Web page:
After institutional ethical approval, participants were recruited through web sites and social media, with informed consent obtained in accordance with the Declaration of Helsinki (2013). Participants were required to be 18 years or older, competed (at least once) in a combat sport, and had “cut weight” before a competition. A “weight cut” (WC) was defined as any method leading to the loss of water, including but not limited to sauna, fluid restriction, diuretics, sweating gels, hot water baths, laxatives, fat burners, vomiting, and “water-loading”. A total sample size of 132 (115 male athletes and 17 female athletes) combat athletes (age: 29 ± 8 years, body mass: 77.0 ± 12.9 kg, training experience: 13 ± 6 years) completed the survey. Sporting modalities reported were MMA (31%), KB/MT (20%), boxing (22%), wrestling (5%), Brazilian jiu-jitsu (BJJ; 10%), judo (8%), and “others’ (6%). Of the total sample, 70% of athletes were actively competitive, with 50% of male athletes and 29% of female athletes competing professionally.

The Survey

The survey combined 2 validated questionnaires: the Mixed Martial Arts Weight-Cutting Questionnaire (MAWC-Q24) and the Sport Concussion Assessment Tool 5 (SCAT-525). Participants were asked preliminary questions regarding demographic, sporting, and medical history, after which the questionnaire was split into 3 sections, which aimed to address (1) WC practices, (2) WC symptoms, and (3) concussion history and symptoms.

The survey was piloted through completion by 15 combat athletes, a wrestling coach, and 2 experts (current researcher in the field of nutrition and a ringside medic). Written feedback was provided on the suitability and clarity of questions and amendments were made before the finalized version was released online (Joint Information Systems Committee Online surveys).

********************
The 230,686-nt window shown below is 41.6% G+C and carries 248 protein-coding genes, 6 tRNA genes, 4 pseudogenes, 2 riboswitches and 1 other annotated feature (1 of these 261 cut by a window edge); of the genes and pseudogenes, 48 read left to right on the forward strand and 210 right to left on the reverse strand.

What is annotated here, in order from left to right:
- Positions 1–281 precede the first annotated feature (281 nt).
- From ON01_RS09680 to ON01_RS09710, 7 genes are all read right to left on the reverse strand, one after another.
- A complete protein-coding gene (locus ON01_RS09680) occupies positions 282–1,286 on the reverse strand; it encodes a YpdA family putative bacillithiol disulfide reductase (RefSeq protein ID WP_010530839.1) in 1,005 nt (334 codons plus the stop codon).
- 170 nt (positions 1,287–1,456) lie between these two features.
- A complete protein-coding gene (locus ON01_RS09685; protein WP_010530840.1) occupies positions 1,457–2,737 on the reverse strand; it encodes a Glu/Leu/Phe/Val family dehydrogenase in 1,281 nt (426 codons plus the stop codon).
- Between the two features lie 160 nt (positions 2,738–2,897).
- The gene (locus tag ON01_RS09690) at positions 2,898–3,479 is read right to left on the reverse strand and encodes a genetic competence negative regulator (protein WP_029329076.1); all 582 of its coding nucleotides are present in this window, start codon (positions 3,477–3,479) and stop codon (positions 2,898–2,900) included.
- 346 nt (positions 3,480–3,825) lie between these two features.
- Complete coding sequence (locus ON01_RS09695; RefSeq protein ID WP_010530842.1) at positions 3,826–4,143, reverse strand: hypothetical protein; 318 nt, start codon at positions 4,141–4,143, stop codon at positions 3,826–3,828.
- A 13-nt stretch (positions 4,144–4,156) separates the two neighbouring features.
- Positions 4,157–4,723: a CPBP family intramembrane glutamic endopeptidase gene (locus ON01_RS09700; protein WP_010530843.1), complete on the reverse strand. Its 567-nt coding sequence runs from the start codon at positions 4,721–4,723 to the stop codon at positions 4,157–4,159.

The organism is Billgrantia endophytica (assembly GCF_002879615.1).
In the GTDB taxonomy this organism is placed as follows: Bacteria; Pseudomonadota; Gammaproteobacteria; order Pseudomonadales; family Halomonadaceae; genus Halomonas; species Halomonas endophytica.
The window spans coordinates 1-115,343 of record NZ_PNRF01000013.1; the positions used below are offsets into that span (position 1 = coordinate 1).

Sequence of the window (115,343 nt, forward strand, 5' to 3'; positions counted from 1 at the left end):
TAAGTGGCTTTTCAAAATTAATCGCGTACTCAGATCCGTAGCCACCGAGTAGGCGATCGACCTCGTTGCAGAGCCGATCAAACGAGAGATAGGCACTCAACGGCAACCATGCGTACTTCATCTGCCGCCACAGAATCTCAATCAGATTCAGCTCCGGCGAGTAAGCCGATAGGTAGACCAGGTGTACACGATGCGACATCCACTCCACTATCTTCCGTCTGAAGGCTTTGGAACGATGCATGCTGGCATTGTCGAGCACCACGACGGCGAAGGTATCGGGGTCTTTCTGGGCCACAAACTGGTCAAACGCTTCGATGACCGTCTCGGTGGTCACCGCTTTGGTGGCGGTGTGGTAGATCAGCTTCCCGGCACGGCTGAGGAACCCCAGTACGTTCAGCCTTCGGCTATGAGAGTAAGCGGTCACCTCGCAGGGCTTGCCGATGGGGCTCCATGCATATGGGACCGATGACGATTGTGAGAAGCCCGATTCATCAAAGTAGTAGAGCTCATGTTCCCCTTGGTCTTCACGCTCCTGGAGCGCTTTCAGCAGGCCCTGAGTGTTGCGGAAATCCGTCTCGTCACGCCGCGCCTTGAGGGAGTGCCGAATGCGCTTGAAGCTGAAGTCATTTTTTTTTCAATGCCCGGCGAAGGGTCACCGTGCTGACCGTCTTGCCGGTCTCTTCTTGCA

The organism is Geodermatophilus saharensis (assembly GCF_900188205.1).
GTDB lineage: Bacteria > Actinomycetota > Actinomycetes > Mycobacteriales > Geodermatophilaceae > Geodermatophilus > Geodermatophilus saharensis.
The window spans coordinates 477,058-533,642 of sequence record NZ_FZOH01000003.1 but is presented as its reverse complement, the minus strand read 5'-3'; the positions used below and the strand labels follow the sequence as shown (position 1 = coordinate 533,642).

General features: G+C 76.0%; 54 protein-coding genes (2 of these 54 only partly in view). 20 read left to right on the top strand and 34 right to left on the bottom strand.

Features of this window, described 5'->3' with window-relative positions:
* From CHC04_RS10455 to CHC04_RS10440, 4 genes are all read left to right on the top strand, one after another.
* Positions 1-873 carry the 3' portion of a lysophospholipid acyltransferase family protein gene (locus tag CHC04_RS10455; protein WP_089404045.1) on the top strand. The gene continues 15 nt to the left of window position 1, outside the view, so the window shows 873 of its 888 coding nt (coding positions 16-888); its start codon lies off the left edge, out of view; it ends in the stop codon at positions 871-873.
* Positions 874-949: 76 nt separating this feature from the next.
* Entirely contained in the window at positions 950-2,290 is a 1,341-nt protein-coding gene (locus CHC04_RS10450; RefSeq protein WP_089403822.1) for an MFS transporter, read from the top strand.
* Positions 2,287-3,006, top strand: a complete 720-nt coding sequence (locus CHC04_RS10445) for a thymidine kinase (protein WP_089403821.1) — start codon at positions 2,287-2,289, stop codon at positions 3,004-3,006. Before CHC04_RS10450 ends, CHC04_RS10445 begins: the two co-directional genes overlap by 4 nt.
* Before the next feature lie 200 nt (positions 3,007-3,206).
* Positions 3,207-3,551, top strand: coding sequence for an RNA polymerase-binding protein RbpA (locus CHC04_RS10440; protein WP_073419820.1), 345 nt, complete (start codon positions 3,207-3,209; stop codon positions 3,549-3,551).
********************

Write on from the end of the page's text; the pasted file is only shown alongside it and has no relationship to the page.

Martial Arts Weight-Cutting Questionnaire

The MAWC-Q consisted of 26 questions, aiming to establish the prevalence and magnitude of RWL methods, specifically among MMA athletes. Modifications were made to the MAWC-Q were as follows: (1) rephrasing of questions to ensure appropriateness to all combat athletes; (2) omission of questions regarding age of first WC, specific method of weight loss, and symptoms; (3) addition of questions related to cumulative number of WCs and time in between a WC; and (4) the addition of a question, asking if a WC had “not gone according to plan” and a series of resultant scenarios. This was to establish the frequency and experiences of worst-case scenarios in weight-cutting practices.

Sport Concussion Assessment Tool 5

Symptom profiles for concussion and WCs were assessed using a 22-point symptom checklist from the SCAT-5. Each symptom was assessed using a Likert scale of severity, ranging from 0 (none) to 6 (severe +); however, modifications were made to the checklist through the addition of 2 physical symptoms “physically weak” and “unable to train.” This resulted in a “symptom score” of 24 (sum of each selected symptom) and a “symptom severity” of 144 (sum of all Likert scale selections). Thereafter, participants answered 6 additional “yes or no” questions (Table 2 and Figure 4) related to the relationship between symptom recovery, fluid consumption, and head impacts. The sum of the symptom score and 6 additional questions led to a third measure: an “adjusted symptom score” of 57.

Statistical Analysis

Statistical analyses were completed using SPSS (v22, IBM Corp, Armonk, NY). Data were presented as means ± standard deviations (SD), frequency of responses to each item (n), range (where appropriate), or median and interquartile range (IQR) if nonnormally distributed. Assumptions of normality and equality of variance were assessed using Shapiro–Wilk and Levene tests, respectively. For parametric (WC symptom variables) data, a one-way analysis of variance was used to assess the difference between each sport (MMA, boxing, KB/MT, judo, wrestling, and BJJ). For nonparametric data, a Kruskal–Wallis test was used to establish differences in concussion symptom variables between each sport. Where there was a significant main effect, pairwise comparisons were examined by a Tukey (parametric) or Dunn–Bonferroni post hoc (nonparametric) to account for the homogeneity of variance. A Spearman Rho correlation was used to assess the relationship between concussion and WC symptom variables (symptom severity, symptom score, and adjusted symptom score). An alpha level of ≤0.05 was set for all analyses.


Modified Martial Arts Weight-Cutting Questionnaire